Due to all these benefits, the FHA loan is a staple mortgage that many people continue to apply for. However, it does have its own drawback that you need to understand.
With an FHA loan, many people can consider the obligatory mortgage insurance as a big disadvantage because no matter how much you’ve already paid down on your home loan, it just does not go away. This is compared to the private mortgage insurance you have to pay for on a conventional loan which you can even skip if you can make a 20% down payment. On the upside, the logical thing to do once you’ve been paying your FHA loan for a while is to get a refinance especially if there’s a better interest rate. After an FHA loan, you might already qualify for conventional loans, and in which case, you might not have to worry about mortgage insurance.
If you are planning to buy a house in the countryside, which many people have been doing due to the COVID-19 pandemic, we have good news for you! You can check on this property eligibility map to see if you might qualify for a USDA loan.
The U.S. Department of Agriculture insures this mortgage loan, and it seeks to populate and develop the more rural areas of the country. Strictly speaking, this is a residential loan, and you have to make sure that you’ll be using the house as your primary residence. You can’t use it for business or commercial purposes because the government does not want people to benefit from the zero-down payment benefit. That’s right!
Aside from not having to make a down payment, another great thing about USDA loans is they don’t actually have minimum credit score requirements. You can still get rejected due to other factors in your application, but your credit score will not really be the problem. When you have a 640 credit score or higher, you might experience a faster application process because of automated underwriting. Since you have a 600 credit score, though, you will want to prepare as much documentation about your debt and finances for the required manual underwriting. Remember, 600 is still considered bad credit, and they want to understand the contributing factors that gave you this lower credit score.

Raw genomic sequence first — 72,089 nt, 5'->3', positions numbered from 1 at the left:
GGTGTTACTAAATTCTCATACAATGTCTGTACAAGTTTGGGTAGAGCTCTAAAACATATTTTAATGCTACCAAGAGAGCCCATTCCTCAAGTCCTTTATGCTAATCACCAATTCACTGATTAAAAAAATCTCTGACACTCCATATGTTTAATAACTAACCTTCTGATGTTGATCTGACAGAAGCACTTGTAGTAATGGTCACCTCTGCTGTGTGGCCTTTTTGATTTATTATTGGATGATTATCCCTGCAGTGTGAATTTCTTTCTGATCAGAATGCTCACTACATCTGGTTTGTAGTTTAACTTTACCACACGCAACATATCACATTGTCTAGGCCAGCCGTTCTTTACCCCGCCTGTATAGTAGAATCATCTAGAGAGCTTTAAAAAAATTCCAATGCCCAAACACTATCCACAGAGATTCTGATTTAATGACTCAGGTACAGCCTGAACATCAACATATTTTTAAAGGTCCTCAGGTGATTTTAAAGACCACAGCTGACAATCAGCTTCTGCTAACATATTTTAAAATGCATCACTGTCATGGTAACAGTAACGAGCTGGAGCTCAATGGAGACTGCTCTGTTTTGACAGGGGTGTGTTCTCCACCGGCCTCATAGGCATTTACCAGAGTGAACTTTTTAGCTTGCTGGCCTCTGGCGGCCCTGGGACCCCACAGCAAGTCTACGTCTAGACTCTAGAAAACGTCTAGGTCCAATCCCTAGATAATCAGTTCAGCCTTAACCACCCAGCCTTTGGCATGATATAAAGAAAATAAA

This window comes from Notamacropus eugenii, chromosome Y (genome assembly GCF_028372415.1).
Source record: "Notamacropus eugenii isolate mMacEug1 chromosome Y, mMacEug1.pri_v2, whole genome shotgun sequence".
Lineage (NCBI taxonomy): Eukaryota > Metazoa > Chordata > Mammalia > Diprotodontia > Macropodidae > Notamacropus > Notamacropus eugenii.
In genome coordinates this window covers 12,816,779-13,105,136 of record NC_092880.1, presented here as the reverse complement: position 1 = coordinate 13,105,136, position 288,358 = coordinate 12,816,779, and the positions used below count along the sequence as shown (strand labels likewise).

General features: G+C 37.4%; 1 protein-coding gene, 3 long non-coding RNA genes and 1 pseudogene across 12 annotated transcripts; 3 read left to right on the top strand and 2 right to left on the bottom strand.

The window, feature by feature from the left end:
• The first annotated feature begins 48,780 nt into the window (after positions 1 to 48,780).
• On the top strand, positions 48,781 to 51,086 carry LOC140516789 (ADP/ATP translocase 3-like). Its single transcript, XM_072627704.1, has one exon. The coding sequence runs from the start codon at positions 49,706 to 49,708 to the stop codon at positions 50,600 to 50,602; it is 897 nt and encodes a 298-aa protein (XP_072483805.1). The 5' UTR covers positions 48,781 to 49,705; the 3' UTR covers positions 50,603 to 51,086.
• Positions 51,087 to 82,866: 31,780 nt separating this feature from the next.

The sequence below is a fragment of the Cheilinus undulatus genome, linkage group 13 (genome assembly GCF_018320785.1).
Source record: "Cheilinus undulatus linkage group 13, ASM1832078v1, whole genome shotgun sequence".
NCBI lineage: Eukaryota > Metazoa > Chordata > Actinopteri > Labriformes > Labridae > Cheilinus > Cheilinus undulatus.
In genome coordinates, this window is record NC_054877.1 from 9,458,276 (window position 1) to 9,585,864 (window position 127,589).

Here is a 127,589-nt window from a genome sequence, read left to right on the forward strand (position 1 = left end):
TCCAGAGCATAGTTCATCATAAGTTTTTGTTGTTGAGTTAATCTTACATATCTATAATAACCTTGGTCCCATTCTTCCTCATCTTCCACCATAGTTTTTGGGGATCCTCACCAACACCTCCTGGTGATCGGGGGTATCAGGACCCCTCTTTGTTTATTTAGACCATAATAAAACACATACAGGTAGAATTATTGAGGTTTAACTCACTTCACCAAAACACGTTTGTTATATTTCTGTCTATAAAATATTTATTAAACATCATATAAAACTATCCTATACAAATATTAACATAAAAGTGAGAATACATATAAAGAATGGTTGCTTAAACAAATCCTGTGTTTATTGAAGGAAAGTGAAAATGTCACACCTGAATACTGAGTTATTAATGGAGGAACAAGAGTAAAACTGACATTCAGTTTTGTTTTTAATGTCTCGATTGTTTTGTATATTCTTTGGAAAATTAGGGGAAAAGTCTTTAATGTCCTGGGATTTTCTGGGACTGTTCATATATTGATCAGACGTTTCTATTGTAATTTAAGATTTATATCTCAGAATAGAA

What does matter a lot to USDA loans is your debt-to-income (DTI) ratio. The lower your DTI ratio, the better. This means that you’re making a lot more money than what’s going toward your monthly expenses. Generally speaking, a good DTI ratio is not just good for you because it will qualify you for this loan; it will also show that you’re doing great financially. That’s why you can handle this further expense. However, in case you do have a higher DTI ratio in addition to your bad credit, it really may not yet be the best time for you to buy a house.
What to Do with a 600 Credit Score
Since you’re already doing this research, this probably means that you are really at that point of making a house purchase decision. If you have no other choice, you’ll really have to make do with either an FHA loan or a USDA loan. So it now comes down to whether you will be buying real estate in a rural area and if you can make any down payment.
Whatever your circumstances, it will be very beneficial for you at this time to seek the help of a mortgage advisor. This financial expert will talk you through the whole process and do most of the leg work for you. Right there, this can already mean an enormous amount of savings. In addition, mortgage advisors will already be in the real estate and mortgage industry networks, so they’ll have contacts for everything you’ll need especially when it comes down to looking for a good mortgage lender.
The better scenario would be if you can choose to wait.
At the moment, the real estate market is still pretty hot, and prices keep going up. So if you’re stuck on choosing between an FHA loan and a USDA loan, this will mean a costly mortgage this 2021.
If you can delay your home purchase, you can wait until home prices start normalizing again, as well as until your credit score gets up to the Good FICO Score range. What we would recommend you get is a conventional loan, which is your standard Fannie Mae and Freddie Mac loan. With conventional loans, you might be able to avail yourself of more space as well as a better interest rate compared to an FHA or USDA loan. Remember, this will only be the best bet for you if you can afford a 20% down payment, so wait out for that market to cool and save enough for your dream home. It’s really almost within your reach at this point!